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and the appalling vicissitudes of three thousand years are forgotten, in the midst of a civilisation created by Aryan Races, once classed, by Hebrew intolerance, among the enemies of God?

In modern times we hear of reformed, as distinguished from orthodox,' Judaism. But we have omitted all reference to Semitic Protestantism, as we consider that, if the Mosaic dispensation be a personal communication from the Hebrew Deity, it admits of no modification except through a new revelation; and that modern Jews who sanction the appeal to Reason against Mosaic teaching, have practically surrendered Semitic pretensions to the possession of a supernatural religion.

Having thus briefly reviewed and rejected the supernatural claims of Judaism on their own merits, we can imagine orthodox theologians exclaiming, 'How profound the spiritual darkness which thus rashly judges Moses and the prophets, apart from that Christian dispensation through which alone we can interpret the divine mysteries imperfectly revealed in Hebrew Scripture!' Let us, therefore, no longer dwell on Judaism, but seek revelation in the School of Galilee.

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NEARLY nineteen centuries have elapsed since Jesus of Nazareth was born to the destiny of Divinity, as the future Deity of the western branch of that great Aryan race whose illustrious teacher, Sakya-Muni, anticipated the Kingdom of Heaven by the Kingdom of Righteousness, five hundred years before the Christian era ; and now commands the reverence of one-third of the world's inhabitants, through varying forms of modern Buddhism.

Filled with admiration of the moral genius of the great Jew who has exercised so vast an influence on the fortunes of Humanity, we feel an absorbing curiosity to learn all that is possible respecting the career of Jesus on earth ; but as he omitted to transmit to posterity any autographic or authenticated record of his life, our scanty sources of knowledge respecting his character and teaching are limited to the anonymous Gospels reaching us through the Christian Church.

Evangelical theologians formerly assigned to the versions of these books in our possession an authenticity as indisputable as if our modern editions were printed in heaven and Jesus himself revised the proof sheets. But the Gospels have not reached us as divine editions. Jesus never wrote nor edited them, nor did he instruct apostles or disciples to compose sacred books the contents of which should be binding on the reason and conscience of posterity. On the contrary, so unsuggestive of dogma and mysticism was the simple theology of Jesus, that the necessity for written records seems never to have occurred to him. Had he foreseen the future growth of a Christian literature, of authorship so doubtful and interpretation so conflicting as to originate the antagonistic creeds of hostile churches, fruitful in anathemas involving eternal perdition, Jesus would have placed on record, in a few brief words, as intelligible to the multitude as his formula of prayer, the simple articles of faith which, in his opinion, qualify members for the kingdom of heaven.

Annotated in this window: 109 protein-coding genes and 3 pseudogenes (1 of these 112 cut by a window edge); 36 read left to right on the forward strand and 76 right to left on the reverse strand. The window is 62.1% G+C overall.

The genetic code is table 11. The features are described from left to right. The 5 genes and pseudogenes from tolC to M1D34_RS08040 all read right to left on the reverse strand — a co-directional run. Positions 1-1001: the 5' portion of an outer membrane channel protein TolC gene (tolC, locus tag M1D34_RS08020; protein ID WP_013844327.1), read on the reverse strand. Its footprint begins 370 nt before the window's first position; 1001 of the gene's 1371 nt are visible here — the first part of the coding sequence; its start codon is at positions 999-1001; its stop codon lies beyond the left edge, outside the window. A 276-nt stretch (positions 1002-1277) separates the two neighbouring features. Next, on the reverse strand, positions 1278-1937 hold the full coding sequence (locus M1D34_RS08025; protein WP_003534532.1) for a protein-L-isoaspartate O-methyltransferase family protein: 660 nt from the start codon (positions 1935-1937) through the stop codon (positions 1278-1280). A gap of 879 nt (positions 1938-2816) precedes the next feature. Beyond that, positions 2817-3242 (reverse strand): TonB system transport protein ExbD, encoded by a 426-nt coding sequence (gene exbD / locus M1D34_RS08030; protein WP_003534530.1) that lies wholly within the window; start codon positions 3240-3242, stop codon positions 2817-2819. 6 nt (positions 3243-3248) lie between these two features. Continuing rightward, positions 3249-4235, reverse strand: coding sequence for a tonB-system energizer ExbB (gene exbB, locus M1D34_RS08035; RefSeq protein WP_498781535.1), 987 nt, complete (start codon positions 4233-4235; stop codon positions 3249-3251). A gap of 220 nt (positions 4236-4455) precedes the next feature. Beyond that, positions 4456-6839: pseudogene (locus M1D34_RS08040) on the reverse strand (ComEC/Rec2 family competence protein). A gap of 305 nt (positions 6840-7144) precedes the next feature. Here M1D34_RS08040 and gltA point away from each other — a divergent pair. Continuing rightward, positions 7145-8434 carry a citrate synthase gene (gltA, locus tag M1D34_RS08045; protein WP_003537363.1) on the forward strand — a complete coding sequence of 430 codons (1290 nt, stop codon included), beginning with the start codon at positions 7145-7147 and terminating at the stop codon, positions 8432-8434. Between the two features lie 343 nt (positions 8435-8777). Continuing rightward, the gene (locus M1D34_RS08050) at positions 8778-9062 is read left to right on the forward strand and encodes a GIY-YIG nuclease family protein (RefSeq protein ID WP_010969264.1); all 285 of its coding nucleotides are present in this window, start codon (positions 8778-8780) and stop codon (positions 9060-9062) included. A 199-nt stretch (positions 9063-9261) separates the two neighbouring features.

The sacred books of the Hebrews were the only Scriptures of primitive Christianity. Whilst the religion of Jesus was yet innocent of creeds and dogmas, and its votaries were expecting the early re-appearance of the Messiah, they felt no need of written documents, and were content to hold their simple theology through oral traditions recording with verbal freedom and varying version the acts and teaching of Jesus and his apostles.

The Apostolic Fathers freely quote the Hebrew Scriptures, but traces of reference to evangelical language in their works are too faint to indicate knowledge of extant written Gospels.

In the second century, Papias, although acquainted with early versions of Matthew and Mark, discloses his ignorance of a present or future New Testament of infallible authority, by assigning a higher place to oral traditions than to written records.

The first reliable traces of the existence of Evangelists are found in the writings of the Fathers succeeding the Apostolic Age, who, however, adopt a freedom of expression irreconcilable with the theory of an infallible New Testament.

Justin Martyr (A.D. 150) was acquainted with versions of the first and third Gospels. He was ignorant of, or rejected Pauline literature, spoke of Revelations as the work of a man among us named John,' and assigned to books, which we now call apocryphal, the same authority as to works now deemed infallible.

Polycarp (A.D. 150-166), in his epistle to the Philippians, cites the first three Gospels, 1 Peter, and several Pauline epistles, but gives no indication of having ever heard of an infallible New Testament.

The second epistle of Peter, written in the name of that apostle about a century after his death, refers to the Pauline epistles as Scripture; but the author of this pious fiction probably wrote with the laudable design of reconciling the conflicting claims of Pauline and Petrine theology, by depicting Peter canonising in his lifetime the literary productions of his great rival.

The age of oral traditions was followed by a period prolific in Gospels, Acts, and Revelations, ostensibly written by Apostles or men of the Apostolic age, but varying in version with the divergent views of antagonistic sects, mutually suspected of corrupting the text of Christian records. If, therefore, Christianity was ever to assume the form of a definite theology, it became necessary to select and authenticate specific versions as

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